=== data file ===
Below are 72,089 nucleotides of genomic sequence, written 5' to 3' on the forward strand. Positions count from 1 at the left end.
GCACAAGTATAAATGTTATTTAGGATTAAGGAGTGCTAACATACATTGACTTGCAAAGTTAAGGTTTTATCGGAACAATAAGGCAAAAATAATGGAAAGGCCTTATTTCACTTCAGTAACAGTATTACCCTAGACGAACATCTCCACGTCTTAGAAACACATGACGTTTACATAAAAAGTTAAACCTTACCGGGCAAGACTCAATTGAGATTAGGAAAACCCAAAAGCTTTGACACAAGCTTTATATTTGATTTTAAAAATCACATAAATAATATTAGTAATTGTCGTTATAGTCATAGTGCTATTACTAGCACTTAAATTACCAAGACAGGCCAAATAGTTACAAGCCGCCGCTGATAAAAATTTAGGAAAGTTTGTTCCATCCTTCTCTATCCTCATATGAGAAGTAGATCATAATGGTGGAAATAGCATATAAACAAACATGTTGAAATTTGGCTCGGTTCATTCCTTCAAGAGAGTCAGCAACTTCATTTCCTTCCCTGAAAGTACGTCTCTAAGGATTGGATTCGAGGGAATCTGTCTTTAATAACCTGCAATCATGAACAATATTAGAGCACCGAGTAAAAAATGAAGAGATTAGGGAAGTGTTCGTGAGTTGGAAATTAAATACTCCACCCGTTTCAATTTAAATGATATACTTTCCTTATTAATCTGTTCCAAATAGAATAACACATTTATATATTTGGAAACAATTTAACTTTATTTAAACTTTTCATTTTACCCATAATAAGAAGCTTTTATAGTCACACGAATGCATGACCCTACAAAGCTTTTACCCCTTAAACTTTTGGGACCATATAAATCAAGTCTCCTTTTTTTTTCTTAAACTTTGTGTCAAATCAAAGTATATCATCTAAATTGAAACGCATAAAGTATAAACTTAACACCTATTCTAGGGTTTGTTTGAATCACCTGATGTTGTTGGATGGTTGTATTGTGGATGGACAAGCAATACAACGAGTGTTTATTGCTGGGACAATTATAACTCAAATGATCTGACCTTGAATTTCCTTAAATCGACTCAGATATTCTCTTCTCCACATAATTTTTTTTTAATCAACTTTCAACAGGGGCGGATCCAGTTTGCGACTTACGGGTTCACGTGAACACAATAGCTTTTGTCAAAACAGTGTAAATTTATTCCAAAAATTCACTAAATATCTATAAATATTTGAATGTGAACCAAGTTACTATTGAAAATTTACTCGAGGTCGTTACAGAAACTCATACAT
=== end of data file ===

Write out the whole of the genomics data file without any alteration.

Below are 72,089 nucleotides of genomic sequence, written 5' to 3' on the forward strand. Positions count from 1 at the left end.
GCACAAGTATAAATGTTATTTAGGATTAAGGAGTGCTAACATACATTGACTTGCAAAGTTAAGGTTTTATCGGAACAATAAGGCAAAAATAATGGAAAGGCCTTATTTCACTTCAGTAACAGTATTACCCTAGACGAACATCTCCACGTCTTAGAAACACATGACGTTTACATAAAAAGTTAAACCTTACCGGGCAAGACTCAATTGAGATTAGGAAAACCCAAAAGCTTTGACACAAGCTTTATATTTGATTTTAAAAATCACATAAATAATATTAGTAATTGTCGTTATAGTCATAGTGCTATTACTAGCACTTAAATTACCAAGACAGGCCAAATAGTTACAAGCCGCCGCTGATAAAAATTTAGGAAAGTTTGTTCCATCCTTCTCTATCCTCATATGAGAAGTAGATCATAATGGTGGAAATAGCATATAAACAAACATGTTGAAATTTGGCTCGGTTCATTCCTTCAAGAGAGTCAGCAACTTCATTTCCTTCCCTGAAAGTACGTCTCTAAGGATTGGATTCGAGGGAATCTGTCTTTAATAACCTGCAATCATGAACAATATTAGAGCACCGAGTAAAAAATGAAGAGATTAGGGAAGTGTTCGTGAGTTGGAAATTAAATACTCCACCCGTTTCAATTTAAATGATATACTTTCCTTATTAATCTGTTCCAAATAGAATAACACATTTATATATTTGGAAACAATTTAACTTTATTTAAACTTTTCATTTTACCCATAATAAGAAGCTTTTATAGTCACACGAATGCATGACCCTACAAAGCTTTTACCCCTTAAACTTTTGGGACCATATAAATCAAGTCTCCTTTTTTTTTCTTAAACTTTGTGTCAAATCAAAGTATATCATCTAAATTGAAACGCATAAAGTATAAACTTAACACCTATTCTAGGGTTTGTTTGAATCACCTGATGTTGTTGGATGGTTGTATTGTGGATGGACAAGCAATACAACGAGTGTTTATTGCTGGGACAATTATAACTCAAATGATCTGACCTTGAATTTCCTTAAATCGACTCAGATATTCTCTTCTCCACATAATTTTTTTTTAATCAACTTTCAACAGGGGCGGATCCAGTTTGCGACTTACGGGTTCACGTGAACACAATAGCTTTTGTCAAAACAGTGTAAATTTATTCCAAAAATTCACTAAATATCTATAAATATTTGAATGTGAACCAAGTTACTATTGAAAATTTACTCGAGGTCGTTACAGAAACTCATACAT